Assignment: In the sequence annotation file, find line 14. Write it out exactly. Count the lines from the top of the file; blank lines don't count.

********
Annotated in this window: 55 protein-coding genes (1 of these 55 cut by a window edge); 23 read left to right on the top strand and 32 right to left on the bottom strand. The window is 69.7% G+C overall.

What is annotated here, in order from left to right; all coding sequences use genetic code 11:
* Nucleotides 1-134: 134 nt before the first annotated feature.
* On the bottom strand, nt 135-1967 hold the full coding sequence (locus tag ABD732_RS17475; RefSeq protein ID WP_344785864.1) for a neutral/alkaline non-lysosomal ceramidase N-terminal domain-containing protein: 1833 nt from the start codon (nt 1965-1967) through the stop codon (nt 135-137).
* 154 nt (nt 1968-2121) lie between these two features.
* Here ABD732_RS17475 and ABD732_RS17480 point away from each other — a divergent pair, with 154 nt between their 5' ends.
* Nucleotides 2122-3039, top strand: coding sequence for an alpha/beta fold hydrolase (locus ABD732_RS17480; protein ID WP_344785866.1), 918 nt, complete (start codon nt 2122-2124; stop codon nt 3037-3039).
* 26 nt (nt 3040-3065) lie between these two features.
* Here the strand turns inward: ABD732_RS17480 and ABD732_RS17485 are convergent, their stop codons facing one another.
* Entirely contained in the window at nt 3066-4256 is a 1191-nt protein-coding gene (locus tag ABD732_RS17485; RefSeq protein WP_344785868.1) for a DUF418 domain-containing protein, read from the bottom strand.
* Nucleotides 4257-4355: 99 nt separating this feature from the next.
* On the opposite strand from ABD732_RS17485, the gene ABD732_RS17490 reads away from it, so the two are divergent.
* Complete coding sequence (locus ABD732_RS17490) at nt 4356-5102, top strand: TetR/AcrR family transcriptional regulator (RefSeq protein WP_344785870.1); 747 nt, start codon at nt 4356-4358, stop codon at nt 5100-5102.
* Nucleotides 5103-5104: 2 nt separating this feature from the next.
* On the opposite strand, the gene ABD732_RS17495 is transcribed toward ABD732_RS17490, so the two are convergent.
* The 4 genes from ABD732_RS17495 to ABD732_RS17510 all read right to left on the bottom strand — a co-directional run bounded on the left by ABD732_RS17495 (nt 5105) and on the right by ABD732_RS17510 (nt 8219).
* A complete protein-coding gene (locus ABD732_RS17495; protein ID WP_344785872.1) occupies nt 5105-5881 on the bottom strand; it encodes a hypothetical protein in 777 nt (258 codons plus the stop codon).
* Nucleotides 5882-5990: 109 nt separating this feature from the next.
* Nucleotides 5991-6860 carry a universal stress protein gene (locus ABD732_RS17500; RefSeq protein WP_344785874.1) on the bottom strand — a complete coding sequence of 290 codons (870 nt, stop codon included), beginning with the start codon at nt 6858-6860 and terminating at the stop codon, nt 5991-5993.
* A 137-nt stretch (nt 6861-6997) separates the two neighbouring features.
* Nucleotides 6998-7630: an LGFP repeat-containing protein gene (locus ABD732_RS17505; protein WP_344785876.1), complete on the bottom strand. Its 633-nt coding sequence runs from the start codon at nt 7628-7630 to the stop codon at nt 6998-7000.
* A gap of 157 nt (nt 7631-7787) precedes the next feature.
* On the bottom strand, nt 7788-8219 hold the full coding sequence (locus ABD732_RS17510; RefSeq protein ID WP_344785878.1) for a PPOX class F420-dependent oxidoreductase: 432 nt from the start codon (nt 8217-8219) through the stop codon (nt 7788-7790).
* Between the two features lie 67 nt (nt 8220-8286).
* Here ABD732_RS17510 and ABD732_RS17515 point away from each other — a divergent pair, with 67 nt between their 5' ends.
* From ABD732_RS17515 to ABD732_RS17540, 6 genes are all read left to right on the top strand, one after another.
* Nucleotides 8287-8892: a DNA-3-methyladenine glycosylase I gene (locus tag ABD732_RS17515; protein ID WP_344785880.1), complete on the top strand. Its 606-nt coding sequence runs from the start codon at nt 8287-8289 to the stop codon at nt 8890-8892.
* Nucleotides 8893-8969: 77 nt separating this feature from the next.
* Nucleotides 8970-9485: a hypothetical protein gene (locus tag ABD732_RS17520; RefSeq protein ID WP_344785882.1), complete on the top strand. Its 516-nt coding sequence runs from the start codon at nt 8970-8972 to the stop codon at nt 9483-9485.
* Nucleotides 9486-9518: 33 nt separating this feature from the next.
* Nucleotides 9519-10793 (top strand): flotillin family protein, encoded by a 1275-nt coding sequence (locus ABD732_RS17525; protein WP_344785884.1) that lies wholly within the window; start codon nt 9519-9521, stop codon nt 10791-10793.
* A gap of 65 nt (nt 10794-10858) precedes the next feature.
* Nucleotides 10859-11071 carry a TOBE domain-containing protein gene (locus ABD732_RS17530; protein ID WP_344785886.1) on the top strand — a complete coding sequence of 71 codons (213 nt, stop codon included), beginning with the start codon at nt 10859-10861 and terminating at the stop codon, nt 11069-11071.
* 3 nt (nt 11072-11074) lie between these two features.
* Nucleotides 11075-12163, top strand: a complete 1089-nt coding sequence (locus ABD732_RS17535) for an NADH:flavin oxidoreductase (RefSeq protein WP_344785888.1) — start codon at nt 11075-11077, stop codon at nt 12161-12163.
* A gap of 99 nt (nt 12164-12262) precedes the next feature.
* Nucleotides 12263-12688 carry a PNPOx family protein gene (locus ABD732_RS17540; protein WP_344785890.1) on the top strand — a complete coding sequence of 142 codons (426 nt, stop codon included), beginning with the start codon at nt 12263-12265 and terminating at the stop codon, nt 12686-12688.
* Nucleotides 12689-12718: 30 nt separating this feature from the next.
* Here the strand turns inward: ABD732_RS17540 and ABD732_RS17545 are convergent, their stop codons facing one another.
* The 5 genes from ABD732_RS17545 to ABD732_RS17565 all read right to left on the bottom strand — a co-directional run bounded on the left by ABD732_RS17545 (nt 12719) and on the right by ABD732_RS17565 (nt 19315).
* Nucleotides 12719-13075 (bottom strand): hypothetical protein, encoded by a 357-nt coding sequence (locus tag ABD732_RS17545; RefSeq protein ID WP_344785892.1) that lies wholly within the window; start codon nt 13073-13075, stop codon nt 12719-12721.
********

* Nucleotides 5103-5104: 2 nt separating this feature from the next.